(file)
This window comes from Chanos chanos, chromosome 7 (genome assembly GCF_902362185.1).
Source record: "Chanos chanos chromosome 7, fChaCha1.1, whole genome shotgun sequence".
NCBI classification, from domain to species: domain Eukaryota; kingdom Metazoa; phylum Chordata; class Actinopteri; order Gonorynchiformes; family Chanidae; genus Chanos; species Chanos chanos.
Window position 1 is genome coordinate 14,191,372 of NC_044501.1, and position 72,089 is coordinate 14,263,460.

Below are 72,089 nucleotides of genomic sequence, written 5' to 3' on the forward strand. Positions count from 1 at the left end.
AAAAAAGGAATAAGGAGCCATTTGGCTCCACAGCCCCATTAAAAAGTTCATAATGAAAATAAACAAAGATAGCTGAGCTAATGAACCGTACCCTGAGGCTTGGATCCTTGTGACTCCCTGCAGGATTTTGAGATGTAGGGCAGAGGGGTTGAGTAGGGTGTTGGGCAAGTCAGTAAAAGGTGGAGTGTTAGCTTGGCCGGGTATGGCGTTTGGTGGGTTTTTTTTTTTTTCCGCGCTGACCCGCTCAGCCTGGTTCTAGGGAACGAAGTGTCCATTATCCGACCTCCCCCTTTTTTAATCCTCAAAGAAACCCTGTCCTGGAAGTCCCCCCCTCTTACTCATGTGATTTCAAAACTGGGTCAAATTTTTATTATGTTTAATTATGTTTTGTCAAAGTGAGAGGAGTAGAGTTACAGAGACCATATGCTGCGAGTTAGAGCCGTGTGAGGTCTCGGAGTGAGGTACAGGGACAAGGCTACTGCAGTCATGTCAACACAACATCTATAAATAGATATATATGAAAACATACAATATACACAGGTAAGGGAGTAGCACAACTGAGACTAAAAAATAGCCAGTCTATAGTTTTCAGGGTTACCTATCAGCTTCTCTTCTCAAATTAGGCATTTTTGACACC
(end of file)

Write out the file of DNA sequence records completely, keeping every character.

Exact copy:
This window comes from Chanos chanos, chromosome 7 (genome assembly GCF_902362185.1).
Source record: "Chanos chanos chromosome 7, fChaCha1.1, whole genome shotgun sequence".
NCBI classification, from domain to species: domain Eukaryota; kingdom Metazoa; phylum Chordata; class Actinopteri; order Gonorynchiformes; family Chanidae; genus Chanos; species Chanos chanos.
Window position 1 is genome coordinate 14,191,372 of NC_044501.1, and position 72,089 is coordinate 14,263,460.

Below are 72,089 nucleotides of genomic sequence, written 5' to 3' on the forward strand. Positions count from 1 at the left end.
AAAAAAGGAATAAGGAGCCATTTGGCTCCACAGCCCCATTAAAAAGTTCATAATGAAAATAAACAAAGATAGCTGAGCTAATGAACCGTACCCTGAGGCTTGGATCCTTGTGACTCCCTGCAGGATTTTGAGATGTAGGGCAGAGGGGTTGAGTAGGGTGTTGGGCAAGTCAGTAAAAGGTGGAGTGTTAGCTTGGCCGGGTATGGCGTTTGGTGGGTTTTTTTTTTTTTCCGCGCTGACCCGCTCAGCCTGGTTCTAGGGAACGAAGTGTCCATTATCCGACCTCCCCCTTTTTTAATCCTCAAAGAAACCCTGTCCTGGAAGTCCCCCCCTCTTACTCATGTGATTTCAAAACTGGGTCAAATTTTTATTATGTTTAATTATGTTTTGTCAAAGTGAGAGGAGTAGAGTTACAGAGACCATATGCTGCGAGTTAGAGCCGTGTGAGGTCTCGGAGTGAGGTACAGGGACAAGGCTACTGCAGTCATGTCAACACAACATCTATAAATAGATATATATGAAAACATACAATATACACAGGTAAGGGAGTAGCACAACTGAGACTAAAAAATAGCCAGTCTATAGTTTTCAGGGTTACCTATCAGCTTCTCTTCTCAAATTAGGCATTTTTGACACC